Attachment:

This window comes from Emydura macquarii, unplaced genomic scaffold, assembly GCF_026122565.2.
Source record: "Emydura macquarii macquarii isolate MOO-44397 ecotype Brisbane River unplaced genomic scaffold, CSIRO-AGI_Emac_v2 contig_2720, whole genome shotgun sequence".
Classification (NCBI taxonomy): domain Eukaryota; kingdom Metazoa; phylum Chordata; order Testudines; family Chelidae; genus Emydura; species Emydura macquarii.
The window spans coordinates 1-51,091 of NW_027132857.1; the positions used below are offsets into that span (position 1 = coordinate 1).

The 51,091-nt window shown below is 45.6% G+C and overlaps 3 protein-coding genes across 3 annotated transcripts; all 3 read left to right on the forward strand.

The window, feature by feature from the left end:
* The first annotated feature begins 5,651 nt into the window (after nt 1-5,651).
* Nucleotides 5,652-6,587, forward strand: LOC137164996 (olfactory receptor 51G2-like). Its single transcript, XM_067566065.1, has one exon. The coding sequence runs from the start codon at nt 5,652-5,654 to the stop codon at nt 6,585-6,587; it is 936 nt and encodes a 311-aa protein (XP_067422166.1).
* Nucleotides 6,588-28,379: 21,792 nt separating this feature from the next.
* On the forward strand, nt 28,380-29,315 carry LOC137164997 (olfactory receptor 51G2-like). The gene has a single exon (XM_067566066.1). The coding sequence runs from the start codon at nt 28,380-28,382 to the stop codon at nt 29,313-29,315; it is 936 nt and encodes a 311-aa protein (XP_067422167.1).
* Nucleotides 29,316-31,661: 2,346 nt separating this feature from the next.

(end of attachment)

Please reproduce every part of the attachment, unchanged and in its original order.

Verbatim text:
This window comes from Emydura macquarii, unplaced genomic scaffold, assembly GCF_026122565.2.
Source record: "Emydura macquarii macquarii isolate MOO-44397 ecotype Brisbane River unplaced genomic scaffold, CSIRO-AGI_Emac_v2 contig_2720, whole genome shotgun sequence".
Classification (NCBI taxonomy): domain Eukaryota; kingdom Metazoa; phylum Chordata; order Testudines; family Chelidae; genus Emydura; species Emydura macquarii.
The window spans coordinates 1-51,091 of NW_027132857.1; the positions used below are offsets into that span (position 1 = coordinate 1).

The 51,091-nt window shown below is 45.6% G+C and overlaps 3 protein-coding genes across 3 annotated transcripts; all 3 read left to right on the forward strand.

The window, feature by feature from the left end:
* The first annotated feature begins 5,651 nt into the window (after nt 1-5,651).
* Nucleotides 5,652-6,587, forward strand: LOC137164996 (olfactory receptor 51G2-like). Its single transcript, XM_067566065.1, has one exon. The coding sequence runs from the start codon at nt 5,652-5,654 to the stop codon at nt 6,585-6,587; it is 936 nt and encodes a 311-aa protein (XP_067422166.1).
* Nucleotides 6,588-28,379: 21,792 nt separating this feature from the next.
* On the forward strand, nt 28,380-29,315 carry LOC137164997 (olfactory receptor 51G2-like). The gene has a single exon (XM_067566066.1). The coding sequence runs from the start codon at nt 28,380-28,382 to the stop codon at nt 29,313-29,315; it is 936 nt and encodes a 311-aa protein (XP_067422167.1).
* Nucleotides 29,316-31,661: 2,346 nt separating this feature from the next.